Improvements in Chronic Primary Insomnia after Exercise Training Are Correlated with Changes in Metabolic and Hormonal Profile
Objective. The objective of this study was to correlate metabolic and hormonal parameters before and after 8, 16, and 24 weeks (wk) of moderate aerobic training in individuals with chronic primary insomnia. Method. Four male and sixteen female volunteers (adults, sedentary, and healthy) performed exercise training for 24 weeks. Blood and Pittsburgh Sleep Quality Index (PSQI) was obtained at baseline, 8, 16, and 24 wk of training. Results. PSQI scores decreased after 8, 16, and 24 wk of training regarding baseline values. Indeed, total sleep time (TST) increased after 16 and 24 wk of exercise training regarding baseline values. The correlations were analyzed using the delta () values ( wk less baseline; wk less baseline; wk less baseline). We have observed a negative correlation for between TST and cortisol, a positive correlation for between TST and growth hormone, a negative correlation for between TST and VLDL, a negative correlation for between TST and triacylglycerols, and a negative correlation for and between TST and thyroid-stimulating hormone. Conclusion. The exercise training improved the sleep quality of patients with chronic primary insomnia.
In modern society, sleep disorders are increasing every day around the world. Recently, a study with 4957 American adults determined that 40% of the participants had at least one sleep disorder . In São Paulo, Brazil, a study observed that 33% of the society presented insomnia characteristics, and a higher incidence of insomnia was detected in women (40%) .
Chronic primary insomnia is a sleep disorder that is characterized by long-term difficulties with initiating and maintaining sleep, waking up too early, nonrestorative sleep, and daytime impairment, including fatigue, poor mood, impaired concentration, and poor quality of life [3–6]. Budhiraja et al. 2011  have shown that medical disorders such as hypertension and diabetes are associated with a higher prevalence of insomnia. The prevalence of insomnia increased as the number of medical disorders increased, suggesting an additive adverse effect of these medical conditions on insomnia . Other studies have concluded that few hours of sleep are associated with overweight, obesity, metabolic alterations (insulin resistance, dyslipidemia, and increased activity of the HPA axis), and inflammatory diseases [8–11].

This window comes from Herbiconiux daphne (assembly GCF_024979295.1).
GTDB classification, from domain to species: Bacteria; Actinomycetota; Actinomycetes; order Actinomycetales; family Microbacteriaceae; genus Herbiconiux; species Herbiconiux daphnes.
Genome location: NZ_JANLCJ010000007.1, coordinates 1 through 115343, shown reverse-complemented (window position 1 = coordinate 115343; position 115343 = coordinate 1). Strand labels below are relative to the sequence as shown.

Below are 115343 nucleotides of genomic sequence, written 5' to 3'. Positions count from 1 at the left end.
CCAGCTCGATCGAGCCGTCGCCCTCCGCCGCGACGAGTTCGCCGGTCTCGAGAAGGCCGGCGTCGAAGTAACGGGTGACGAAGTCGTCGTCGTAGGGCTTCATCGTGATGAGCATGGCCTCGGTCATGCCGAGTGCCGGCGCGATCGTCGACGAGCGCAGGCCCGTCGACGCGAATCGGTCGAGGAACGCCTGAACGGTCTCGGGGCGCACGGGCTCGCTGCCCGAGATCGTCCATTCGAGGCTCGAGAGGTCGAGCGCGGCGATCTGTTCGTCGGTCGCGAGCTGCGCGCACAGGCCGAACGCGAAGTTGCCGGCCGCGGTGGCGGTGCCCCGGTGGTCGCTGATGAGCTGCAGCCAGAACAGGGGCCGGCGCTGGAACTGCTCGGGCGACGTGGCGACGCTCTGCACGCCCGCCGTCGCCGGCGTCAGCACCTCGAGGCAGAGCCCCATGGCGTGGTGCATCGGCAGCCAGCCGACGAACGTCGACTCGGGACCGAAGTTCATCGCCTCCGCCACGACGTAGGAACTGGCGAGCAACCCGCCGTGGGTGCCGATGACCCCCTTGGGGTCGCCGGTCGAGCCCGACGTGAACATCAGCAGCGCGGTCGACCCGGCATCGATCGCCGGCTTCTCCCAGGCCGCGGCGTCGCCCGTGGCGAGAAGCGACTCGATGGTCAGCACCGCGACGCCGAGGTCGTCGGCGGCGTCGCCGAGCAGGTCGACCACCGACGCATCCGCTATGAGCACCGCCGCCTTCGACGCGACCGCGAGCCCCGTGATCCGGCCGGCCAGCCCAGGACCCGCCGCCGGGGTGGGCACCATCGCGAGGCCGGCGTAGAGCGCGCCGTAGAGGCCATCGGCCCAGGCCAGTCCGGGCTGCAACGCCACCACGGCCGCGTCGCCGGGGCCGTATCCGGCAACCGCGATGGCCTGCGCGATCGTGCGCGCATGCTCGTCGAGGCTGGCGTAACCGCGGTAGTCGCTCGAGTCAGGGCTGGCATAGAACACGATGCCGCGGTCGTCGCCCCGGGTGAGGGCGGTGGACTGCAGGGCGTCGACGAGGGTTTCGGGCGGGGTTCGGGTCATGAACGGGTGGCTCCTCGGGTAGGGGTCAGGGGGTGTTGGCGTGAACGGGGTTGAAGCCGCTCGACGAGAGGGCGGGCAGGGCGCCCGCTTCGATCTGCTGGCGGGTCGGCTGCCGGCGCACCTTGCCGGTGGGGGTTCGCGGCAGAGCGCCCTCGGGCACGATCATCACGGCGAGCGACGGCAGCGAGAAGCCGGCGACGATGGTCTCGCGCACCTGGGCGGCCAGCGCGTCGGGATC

Physical exercise is used as a nonpharmacological treatment in many different diseases, including sleep disorders [12–15]. Recently, our group demonstrated that acute and chronic aerobic exercise improves subjective and objective sleep in patients with chronic primary insomnia [14, 15]. However, the effects of chronic exercise on the metabolic and hormonal profile in patients with chronic primary insomnia are unknown. Therefore, the main propose of this study was to verify the association of metabolic and hormonal parameters before and after 8, 16, and 24 weeks (wk) of moderate aerobic exercise training in patients with chronic primary insomnia. Our hypothesis is that exercise training can promote improvements in sleep and as a consequence promote alterations in metabolic parameters evaluated.
Two hundred and sixty-seven people contacted the researchers by telephone or email with an interest in participating of the study. Of this total, 229 individuals were excluded for not meeting the inclusion criteria. Thirty-eight volunteers (29 women) passed the initial screening. However, before beginning the exercise training protocol, 3 men and 5 women withdrew from the study during the baseline period.
The exercise protocol began with a sample size of 30 volunteers. During the course of the study, 10 volunteers withdrew. Of these volunteers, 9 (30%) withdrew because of problems with the schedule of the program, which could not be changed during the study. As a result, the final sample size was 20. These 20 volunteers exhibited good adherence to the study protocol (>90%) in terms of attending the classes and spending greater than 75% of the exercise time within the prescribed workout intensity. In the present study, 80% of the volunteers were women with a mean age of years and a mean duration of insomnia of years, and all volunteers finished the study with more than 75% compliance.
The study was approved by the University Human Research Ethics Committee and conformed to the principles outlined in the Declaration of Helsinki. The volunteers were recruited through advertisements in newspapers, magazines, and radio shows.
Interested prospective volunteers contacted the laboratory and were initially screened through a phone interview. The initial inclusion criteria included being between 30 and 55 years old, having insomnia complaints for longer than 6 months, and having at least one complaint of daytime impairment resulting from insomnia (regarding mood, cognition, or perception of fatigue). The initial criteria for exclusion were the use of medication or psychotherapeutic drugs for insomnia or other psychiatric disorders, working the night shift, and exercising at least 1 day per week. Prospective volunteers who passed the phone interview were invited to the laboratory for further study and for orientation and screening. During the visit, prospects signed a written informed consent waiver approved by the Ethics Committee. Volunteers were excluded if their score on the Beck Depression Inventory exceeded 20 .